Want to explore more? Here are some cool dog photos taken since the beginning of August.
Throwing a tweet of mine up here on the blog for posterity.
Downtown living is still an extreme niche. As we hit 1 million in the county, still less than 10,000 in DTR. That's 1%.
— Leo Suarez (@dtraleigh) August 22, 2014
And then let me add a little more statistics. According to a 2014 report from the Downtown Raleigh Alliance, we get this nice graphic.
Click for larger
I remember being in a trailer at some school I've never seen since and then going to lunch.
AND WASH YOUR FRIGGIN SHEETS. UGH
Speaking of vacations, I’m going on vacation! Don’t worry, it’s a short one, so I’ll be back next week for the usual.
I’m gonna be relaxing mega hard this weekend though, so just know that =)
"Remember your senior prom night? Let's scan everything leading up to, and including, that night."
Things start getting really weird once you get a little older.
-DID YOU KNOW-
I’m gonna get a server set up for all of us to play Chivalry on Saturday, August 16th starting at 8 PM Eastern! I’ll be there If you’re gonna be joining, please let me know in the comments here and please be sure to join this Steam Group so I can communicate with you!
LET’S DO THIS!
What’s the history of this wreck site captured in the photo above?
The wrecks of Truk Lagoon were sunk as part of Operation Hailstorm, a coordinated effort by U.S. forces to destroy the Japanese fleet based in Chuuk, which took place February 17 and 18, 1944. A reconnaissance flight was seen by the Japanese two days previously, giving time to move many of their warships, but leaving many cargo ships containing supplies for the war effort mostly undefended.
The Fujikawa Maru (in the top photo) is one of the more famous dives of Truk. This is partly due to its accessibility; it lies in relatively shallow water, and upright. The holds have a number of artifacts inside, including the mostly intact fuselage of a Zero fighter. Both the Fujikawa Maru and Shinkoku Maru lie relatively close to islands, and the run-off from these have resulted in spectacular soft coral growth.
Tell us about your journey to this location.
Actually getting to Truk Lagoon is a hassle but not difficult per se. It was one of the more unfriendly flight schedules in the world, with many of the flights going there departing in the early hours of the morning; the main routes are via Manila or Guam, with some direct flights from Palau and Yap. Once there, diving is either via liveaboard, or from tenders run by the dive shops on shore. I did a mixture of both.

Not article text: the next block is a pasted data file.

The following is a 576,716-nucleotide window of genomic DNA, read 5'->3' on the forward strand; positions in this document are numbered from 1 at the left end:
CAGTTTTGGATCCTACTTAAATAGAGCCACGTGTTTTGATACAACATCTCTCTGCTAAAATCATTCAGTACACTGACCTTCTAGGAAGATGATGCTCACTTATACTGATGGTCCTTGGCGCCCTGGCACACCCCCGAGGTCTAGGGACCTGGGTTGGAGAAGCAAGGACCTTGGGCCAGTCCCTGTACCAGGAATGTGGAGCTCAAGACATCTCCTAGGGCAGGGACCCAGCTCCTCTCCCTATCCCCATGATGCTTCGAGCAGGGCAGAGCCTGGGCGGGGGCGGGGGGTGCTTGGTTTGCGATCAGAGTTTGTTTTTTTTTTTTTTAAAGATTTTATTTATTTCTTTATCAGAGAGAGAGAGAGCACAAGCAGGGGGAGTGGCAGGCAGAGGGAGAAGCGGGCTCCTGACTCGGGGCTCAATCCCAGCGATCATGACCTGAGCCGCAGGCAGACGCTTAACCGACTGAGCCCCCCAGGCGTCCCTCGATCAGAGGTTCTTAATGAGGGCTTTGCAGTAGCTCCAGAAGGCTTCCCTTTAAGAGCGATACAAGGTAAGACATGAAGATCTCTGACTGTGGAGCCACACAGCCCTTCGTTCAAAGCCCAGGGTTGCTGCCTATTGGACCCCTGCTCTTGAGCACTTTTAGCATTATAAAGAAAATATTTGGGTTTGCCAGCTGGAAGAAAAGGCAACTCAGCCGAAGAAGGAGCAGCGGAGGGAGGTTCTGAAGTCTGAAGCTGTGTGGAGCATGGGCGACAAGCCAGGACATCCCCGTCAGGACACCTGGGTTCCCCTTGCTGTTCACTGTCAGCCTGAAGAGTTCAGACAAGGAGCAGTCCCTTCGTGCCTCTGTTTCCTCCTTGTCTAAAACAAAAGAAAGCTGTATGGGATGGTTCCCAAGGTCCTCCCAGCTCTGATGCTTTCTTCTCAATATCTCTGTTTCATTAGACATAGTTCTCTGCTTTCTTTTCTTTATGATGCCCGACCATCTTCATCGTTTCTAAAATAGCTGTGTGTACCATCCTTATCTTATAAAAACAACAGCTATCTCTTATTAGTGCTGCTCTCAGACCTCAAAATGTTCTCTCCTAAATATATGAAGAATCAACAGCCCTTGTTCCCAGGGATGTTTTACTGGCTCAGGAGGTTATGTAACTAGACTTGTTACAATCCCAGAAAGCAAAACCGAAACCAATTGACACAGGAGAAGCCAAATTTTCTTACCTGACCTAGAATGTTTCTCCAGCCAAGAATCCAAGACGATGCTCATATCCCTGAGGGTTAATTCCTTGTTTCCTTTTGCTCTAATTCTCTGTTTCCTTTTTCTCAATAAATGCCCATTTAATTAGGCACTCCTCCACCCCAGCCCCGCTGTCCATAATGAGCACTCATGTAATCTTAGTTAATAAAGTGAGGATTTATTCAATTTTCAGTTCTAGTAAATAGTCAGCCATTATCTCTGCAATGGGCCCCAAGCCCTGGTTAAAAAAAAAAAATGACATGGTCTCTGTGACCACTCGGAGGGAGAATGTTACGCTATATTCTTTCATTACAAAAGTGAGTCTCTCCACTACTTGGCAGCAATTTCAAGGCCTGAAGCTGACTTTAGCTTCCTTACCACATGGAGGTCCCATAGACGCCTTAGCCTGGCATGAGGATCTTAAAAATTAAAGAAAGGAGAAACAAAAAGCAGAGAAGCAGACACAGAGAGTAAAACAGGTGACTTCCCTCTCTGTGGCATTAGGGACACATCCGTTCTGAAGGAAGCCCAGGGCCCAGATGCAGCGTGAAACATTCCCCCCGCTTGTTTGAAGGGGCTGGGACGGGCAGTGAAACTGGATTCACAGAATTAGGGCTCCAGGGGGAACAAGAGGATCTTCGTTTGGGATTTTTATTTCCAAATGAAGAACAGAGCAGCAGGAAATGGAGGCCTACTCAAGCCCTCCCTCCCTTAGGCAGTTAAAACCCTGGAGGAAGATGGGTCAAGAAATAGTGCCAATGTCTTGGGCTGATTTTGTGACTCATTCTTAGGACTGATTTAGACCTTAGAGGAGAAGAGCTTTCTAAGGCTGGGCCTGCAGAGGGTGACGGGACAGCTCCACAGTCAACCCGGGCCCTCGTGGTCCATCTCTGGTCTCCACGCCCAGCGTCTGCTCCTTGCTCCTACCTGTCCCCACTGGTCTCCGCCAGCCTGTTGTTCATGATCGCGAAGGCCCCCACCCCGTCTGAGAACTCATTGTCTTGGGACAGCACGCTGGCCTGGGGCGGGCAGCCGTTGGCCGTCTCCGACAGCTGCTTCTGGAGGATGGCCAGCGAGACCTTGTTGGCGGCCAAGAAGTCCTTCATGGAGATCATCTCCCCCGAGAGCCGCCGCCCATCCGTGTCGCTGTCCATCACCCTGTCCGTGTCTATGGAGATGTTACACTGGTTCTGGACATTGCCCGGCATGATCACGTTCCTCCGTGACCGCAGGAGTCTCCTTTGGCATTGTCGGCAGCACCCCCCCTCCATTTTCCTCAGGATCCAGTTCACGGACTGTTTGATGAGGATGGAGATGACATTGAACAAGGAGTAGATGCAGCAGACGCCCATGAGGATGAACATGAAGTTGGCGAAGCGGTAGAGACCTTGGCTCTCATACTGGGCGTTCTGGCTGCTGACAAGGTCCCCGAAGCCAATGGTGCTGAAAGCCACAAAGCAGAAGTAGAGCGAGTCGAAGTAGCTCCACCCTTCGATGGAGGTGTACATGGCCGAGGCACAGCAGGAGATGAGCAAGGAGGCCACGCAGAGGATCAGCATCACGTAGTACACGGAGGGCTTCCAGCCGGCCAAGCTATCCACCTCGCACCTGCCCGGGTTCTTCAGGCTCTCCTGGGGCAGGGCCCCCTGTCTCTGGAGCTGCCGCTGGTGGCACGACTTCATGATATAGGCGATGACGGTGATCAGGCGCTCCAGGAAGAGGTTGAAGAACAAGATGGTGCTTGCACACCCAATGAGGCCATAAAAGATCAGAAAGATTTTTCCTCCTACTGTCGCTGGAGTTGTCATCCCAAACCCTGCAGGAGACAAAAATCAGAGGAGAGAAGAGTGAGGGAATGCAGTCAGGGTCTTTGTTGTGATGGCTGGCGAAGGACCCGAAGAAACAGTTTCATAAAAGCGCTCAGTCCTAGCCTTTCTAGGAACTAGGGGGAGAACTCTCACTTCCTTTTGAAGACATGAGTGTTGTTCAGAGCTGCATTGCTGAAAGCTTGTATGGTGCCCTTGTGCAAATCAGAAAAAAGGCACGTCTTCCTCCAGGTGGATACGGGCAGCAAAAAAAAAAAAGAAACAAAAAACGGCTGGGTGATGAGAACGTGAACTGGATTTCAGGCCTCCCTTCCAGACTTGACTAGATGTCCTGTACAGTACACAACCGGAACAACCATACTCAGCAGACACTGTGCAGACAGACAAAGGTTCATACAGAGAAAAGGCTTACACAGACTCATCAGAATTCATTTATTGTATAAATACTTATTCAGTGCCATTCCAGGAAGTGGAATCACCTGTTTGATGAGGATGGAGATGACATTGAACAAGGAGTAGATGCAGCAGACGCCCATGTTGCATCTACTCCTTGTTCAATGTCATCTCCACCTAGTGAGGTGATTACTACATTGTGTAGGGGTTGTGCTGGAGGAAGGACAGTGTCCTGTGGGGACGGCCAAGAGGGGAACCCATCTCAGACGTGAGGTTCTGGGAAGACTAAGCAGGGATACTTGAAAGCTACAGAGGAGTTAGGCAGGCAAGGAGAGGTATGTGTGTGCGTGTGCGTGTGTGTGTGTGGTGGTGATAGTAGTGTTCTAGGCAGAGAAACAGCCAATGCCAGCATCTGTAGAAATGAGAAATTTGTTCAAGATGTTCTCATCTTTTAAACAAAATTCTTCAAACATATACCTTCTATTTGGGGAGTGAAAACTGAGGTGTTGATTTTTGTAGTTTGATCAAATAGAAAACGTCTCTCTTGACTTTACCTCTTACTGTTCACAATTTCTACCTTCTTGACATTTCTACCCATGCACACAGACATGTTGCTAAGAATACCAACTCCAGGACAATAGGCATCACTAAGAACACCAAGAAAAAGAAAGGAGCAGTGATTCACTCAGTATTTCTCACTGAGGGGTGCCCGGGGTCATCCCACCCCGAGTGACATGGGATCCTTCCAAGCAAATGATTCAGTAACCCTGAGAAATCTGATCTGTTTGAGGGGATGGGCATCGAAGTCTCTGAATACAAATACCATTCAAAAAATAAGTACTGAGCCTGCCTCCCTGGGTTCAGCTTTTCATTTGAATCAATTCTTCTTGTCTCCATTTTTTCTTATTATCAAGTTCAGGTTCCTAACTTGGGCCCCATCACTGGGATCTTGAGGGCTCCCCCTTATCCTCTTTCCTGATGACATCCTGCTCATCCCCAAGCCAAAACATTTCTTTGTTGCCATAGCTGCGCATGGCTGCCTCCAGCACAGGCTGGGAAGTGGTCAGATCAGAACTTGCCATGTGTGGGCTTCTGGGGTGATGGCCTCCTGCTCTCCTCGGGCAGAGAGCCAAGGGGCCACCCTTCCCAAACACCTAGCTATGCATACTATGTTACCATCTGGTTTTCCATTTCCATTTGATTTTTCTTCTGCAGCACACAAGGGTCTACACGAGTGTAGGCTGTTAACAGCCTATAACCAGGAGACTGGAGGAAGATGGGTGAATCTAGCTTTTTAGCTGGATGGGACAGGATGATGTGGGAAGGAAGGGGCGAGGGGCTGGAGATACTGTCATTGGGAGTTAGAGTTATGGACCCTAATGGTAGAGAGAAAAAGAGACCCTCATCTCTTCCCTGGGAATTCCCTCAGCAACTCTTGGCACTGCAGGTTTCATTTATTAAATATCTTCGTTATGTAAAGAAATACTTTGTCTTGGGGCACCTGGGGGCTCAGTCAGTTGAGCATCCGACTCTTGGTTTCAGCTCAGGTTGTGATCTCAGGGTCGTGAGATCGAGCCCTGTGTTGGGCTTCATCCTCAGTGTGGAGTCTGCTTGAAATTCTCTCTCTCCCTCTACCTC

What can you tell us about the human remains and the wrecks you visited?
A few of the ships have human remains on board – someone has rather artistically arrayed a number of arm and leg bones on the operating table of the Shinkoku Maru. One of the more gruesome finds was from a few years back, on the Yamagiri Maru, where the skull of the engineer was discovered fused into the roof of the engine room, where the main explosion had taken place.
Has anyone died from diving there?
I’m not sure with regards to your question of deaths while diving in Truk. I’m sure there have been some, it’s a fairly common place for decompression illness due to the depths and repetitive diving. Other hazards include the overhead environment — it’s possible to penetrate several levels into unlit engine rooms — and unexploded ordnance, as well as sharp edges, etc.
Are you allowed to take any relics that you find?
It’s illegal to take any items from the wrecks. In the past, a lot of items have been removed, which has detracted form the diving today. Nowadays, a lot of the artifacts are hidden by the dive guides and brought out for dives, then put away again, to reduce the chances of theft.
How far down are the wrecks at this dive site? How much dive time is required to enjoy them?
The San Francisco Maru is one of the deepest wrecks in Truk Lagoon, and probably the deepest that is dived regularly. It’s known as the “Million Dollar Wreck”due to the number of artifacts on board. It’s 45m to the superstructure and 50m to the deck – 63m to the seabed but not many people go that deep! The most interesting parts are the tanks and guns on the deck, and then the holds (necessitating adding some extra depth dropping down next to the trucks etc). My total dive time was 65 minutes, of which 34 minutes was decompression time. When you include the time to get down, that doesn’t leave long on the wreck.